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I'm using Python 2.7.3 I have the following function:

def is2To4Numbers(q):
    if re.match('[0-9]{2,4}',q):return True
    else: return False

I'm trying to limit the number of digits from 2 to 4. But I get these results.

>>> is2To4Numbers('1235')
True

>>> is2To4Numbers('1')
False

>>> is2To4Numbers('12345')
True

>>> is2To4Numbers('1234567890')
True

I can't seem to get the right limit. How should i solve this? Are there other ways other than using {m,n}? Or am I even using {m,n} correctly?

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2 Answers 2

up vote 5 down vote accepted

Your regex just looks for 2 to 4 digits which exist inside your larger number. Add this:

'^[0-9]{2,4}$'

It might be a lot easier to just to use the built in numeric test and add greater than and a less than check like this:

def is2To4Numbers(q):
    try:
        return 10 <= int(q) <= 9999
    except:
        return False
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If you want to search for exactly 2-to-4 digits in a larger string, and hence can not use ^ and $ as part of the pattern, then you could use negative look-behind (?<!) and negative look-ahead (?!):

import re

def is2To4Numbers(q):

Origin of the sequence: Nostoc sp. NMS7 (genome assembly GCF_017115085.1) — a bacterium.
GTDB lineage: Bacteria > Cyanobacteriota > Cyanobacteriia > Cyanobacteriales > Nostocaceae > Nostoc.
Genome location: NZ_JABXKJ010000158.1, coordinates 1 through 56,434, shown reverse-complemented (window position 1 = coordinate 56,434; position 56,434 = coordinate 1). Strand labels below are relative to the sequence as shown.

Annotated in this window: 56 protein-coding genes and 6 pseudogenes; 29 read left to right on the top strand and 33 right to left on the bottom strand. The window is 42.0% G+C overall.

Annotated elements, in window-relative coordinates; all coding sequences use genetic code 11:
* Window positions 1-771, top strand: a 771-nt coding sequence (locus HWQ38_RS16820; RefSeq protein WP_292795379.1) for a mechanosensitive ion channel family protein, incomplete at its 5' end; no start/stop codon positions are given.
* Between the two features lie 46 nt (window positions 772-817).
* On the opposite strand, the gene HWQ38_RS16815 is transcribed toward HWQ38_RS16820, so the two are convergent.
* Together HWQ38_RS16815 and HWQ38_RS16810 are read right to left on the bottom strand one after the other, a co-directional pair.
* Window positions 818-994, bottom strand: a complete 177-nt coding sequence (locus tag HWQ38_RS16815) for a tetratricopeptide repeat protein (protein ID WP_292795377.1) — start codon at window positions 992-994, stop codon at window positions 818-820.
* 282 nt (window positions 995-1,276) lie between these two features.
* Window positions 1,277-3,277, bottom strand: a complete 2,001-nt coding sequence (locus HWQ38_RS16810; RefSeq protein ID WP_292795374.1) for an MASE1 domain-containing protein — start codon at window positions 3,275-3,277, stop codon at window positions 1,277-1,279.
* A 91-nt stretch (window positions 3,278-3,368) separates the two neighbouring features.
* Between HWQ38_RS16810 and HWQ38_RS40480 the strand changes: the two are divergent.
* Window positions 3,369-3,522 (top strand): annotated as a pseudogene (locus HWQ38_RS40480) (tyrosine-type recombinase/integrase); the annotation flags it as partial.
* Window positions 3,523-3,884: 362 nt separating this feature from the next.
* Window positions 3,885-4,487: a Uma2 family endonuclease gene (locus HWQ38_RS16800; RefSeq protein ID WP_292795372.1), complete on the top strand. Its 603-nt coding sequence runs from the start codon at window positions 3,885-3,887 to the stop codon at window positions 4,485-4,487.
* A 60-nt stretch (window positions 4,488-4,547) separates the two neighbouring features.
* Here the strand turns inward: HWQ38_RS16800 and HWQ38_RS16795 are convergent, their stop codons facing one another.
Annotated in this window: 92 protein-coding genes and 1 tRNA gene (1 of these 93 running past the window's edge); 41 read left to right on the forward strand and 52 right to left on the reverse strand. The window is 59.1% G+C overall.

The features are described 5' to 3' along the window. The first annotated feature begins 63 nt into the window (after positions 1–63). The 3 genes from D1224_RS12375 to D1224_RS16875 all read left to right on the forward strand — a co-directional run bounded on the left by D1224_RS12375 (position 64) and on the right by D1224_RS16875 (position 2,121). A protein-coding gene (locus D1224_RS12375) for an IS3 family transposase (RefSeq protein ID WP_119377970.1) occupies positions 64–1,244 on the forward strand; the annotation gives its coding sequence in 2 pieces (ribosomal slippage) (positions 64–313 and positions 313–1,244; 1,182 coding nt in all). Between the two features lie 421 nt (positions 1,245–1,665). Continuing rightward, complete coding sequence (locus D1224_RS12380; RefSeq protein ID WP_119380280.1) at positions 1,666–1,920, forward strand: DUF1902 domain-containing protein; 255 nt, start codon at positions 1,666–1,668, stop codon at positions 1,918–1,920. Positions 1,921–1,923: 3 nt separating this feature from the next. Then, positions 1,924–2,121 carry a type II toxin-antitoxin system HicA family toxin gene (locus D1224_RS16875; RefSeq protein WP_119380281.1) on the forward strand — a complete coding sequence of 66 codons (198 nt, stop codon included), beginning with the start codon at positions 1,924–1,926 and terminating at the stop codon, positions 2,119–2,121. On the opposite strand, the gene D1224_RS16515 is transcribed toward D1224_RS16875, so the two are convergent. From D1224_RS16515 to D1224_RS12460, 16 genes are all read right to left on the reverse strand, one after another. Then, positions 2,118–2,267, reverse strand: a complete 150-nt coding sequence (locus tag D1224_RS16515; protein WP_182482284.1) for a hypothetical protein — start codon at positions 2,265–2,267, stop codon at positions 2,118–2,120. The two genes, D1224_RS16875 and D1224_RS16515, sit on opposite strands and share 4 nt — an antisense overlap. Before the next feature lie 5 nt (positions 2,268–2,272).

return bool(re.search(r'''(?x)    # verbose mode
                              (?<!\d) # not preceded by a digit 
                              \d{2,4} # 2-to-4 digits
                              (?!\d)  # not followed by a digit
                              ''',q))

tests = ['1', '12', '123', '1234', '12345', 'foo12', '123bar']
for test in tests:
    print('{t:6} => {r}'.format(t = test, r = is2To4Numbers(test)))

yields

1      => False
12     => True
123    => True
1234   => True
12345  => False
foo12  => True
123bar => True
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No. I'm not searching for the number. But, I'm looking for the exact match that is valid. But, this is good to know. Thanks for the ^ advice –  Franz Noel Jan 4 '13 at 19:25

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